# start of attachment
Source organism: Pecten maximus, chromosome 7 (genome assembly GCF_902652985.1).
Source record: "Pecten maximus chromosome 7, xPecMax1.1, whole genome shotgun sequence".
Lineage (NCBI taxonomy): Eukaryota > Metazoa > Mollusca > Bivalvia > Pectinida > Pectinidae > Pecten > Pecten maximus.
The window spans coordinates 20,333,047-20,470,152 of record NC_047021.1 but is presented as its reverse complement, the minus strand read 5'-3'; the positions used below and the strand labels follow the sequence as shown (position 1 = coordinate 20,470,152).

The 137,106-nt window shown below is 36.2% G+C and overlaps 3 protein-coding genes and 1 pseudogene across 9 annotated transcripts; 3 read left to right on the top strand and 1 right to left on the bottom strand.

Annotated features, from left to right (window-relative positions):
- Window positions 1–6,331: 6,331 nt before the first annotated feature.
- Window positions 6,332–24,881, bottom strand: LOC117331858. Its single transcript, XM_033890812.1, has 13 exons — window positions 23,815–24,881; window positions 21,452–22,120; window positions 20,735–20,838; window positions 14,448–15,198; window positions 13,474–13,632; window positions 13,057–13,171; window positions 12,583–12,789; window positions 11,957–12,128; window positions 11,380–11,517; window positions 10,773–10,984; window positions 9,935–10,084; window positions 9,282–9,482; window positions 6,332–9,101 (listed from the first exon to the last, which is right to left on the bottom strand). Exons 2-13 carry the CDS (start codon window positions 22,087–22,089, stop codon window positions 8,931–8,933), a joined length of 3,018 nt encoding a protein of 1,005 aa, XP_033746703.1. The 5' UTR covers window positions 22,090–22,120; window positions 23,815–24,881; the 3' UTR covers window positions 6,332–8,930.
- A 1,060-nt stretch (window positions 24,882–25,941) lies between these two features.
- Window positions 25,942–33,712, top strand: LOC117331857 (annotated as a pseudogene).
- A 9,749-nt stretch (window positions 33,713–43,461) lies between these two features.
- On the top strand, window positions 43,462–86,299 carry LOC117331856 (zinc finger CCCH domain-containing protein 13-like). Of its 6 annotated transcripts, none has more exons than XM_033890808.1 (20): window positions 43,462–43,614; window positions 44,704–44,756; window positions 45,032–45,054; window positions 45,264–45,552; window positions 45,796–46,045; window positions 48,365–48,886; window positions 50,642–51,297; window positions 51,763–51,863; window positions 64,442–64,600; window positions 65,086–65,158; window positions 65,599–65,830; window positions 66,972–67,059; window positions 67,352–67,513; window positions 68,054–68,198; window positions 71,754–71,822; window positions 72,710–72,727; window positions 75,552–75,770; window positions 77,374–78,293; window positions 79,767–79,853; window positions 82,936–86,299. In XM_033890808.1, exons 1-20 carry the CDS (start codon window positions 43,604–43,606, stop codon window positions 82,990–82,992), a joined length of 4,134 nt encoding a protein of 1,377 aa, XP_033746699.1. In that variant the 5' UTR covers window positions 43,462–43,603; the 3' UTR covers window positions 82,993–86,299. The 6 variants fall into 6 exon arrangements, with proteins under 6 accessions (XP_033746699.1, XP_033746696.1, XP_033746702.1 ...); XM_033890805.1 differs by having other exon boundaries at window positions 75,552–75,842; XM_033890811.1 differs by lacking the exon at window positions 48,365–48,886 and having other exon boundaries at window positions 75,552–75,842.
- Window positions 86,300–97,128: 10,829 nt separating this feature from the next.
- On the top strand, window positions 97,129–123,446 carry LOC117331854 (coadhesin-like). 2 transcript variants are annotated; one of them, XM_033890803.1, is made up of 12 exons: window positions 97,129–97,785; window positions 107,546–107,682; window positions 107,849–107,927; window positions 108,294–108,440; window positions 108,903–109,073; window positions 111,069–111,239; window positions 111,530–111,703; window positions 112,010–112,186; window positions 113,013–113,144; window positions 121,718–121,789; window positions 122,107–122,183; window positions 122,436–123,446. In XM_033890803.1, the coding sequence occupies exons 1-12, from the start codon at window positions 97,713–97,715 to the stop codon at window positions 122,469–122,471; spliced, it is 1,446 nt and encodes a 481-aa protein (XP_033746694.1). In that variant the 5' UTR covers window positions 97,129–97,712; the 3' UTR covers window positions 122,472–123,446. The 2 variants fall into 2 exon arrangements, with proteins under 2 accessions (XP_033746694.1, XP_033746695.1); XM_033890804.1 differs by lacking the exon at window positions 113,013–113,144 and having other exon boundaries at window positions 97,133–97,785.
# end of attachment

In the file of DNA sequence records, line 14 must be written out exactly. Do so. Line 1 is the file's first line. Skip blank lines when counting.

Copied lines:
- On the top strand, window positions 97,129–123,446 carry LOC117331854 (coadhesin-like). 2 transcript variants are annotated; one of them, XM_033890803.1, is made up of 12 exons: window positions 97,129–97,785; window positions 107,546–107,682; window positions 107,849–107,927; window positions 108,294–108,440; window positions 108,903–109,073; window positions 111,069–111,239; window positions 111,530–111,703; window positions 112,010–112,186; window positions 113,013–113,144; window positions 121,718–121,789; window positions 122,107–122,183; window positions 122,436–123,446. In XM_033890803.1, the coding sequence occupies exons 1-12, from the start codon at window positions 97,713–97,715 to the stop codon at window positions 122,469–122,471; spliced, it is 1,446 nt and encodes a 481-aa protein (XP_033746694.1). In that variant the 5' UTR covers window positions 97,129–97,712; the 3' UTR covers window positions 122,472–123,446. The 2 variants fall into 2 exon arrangements, with proteins under 2 accessions (XP_033746694.1, XP_033746695.1); XM_033890804.1 differs by lacking the exon at window positions 113,013–113,144 and having other exon boundaries at window positions 97,133–97,785.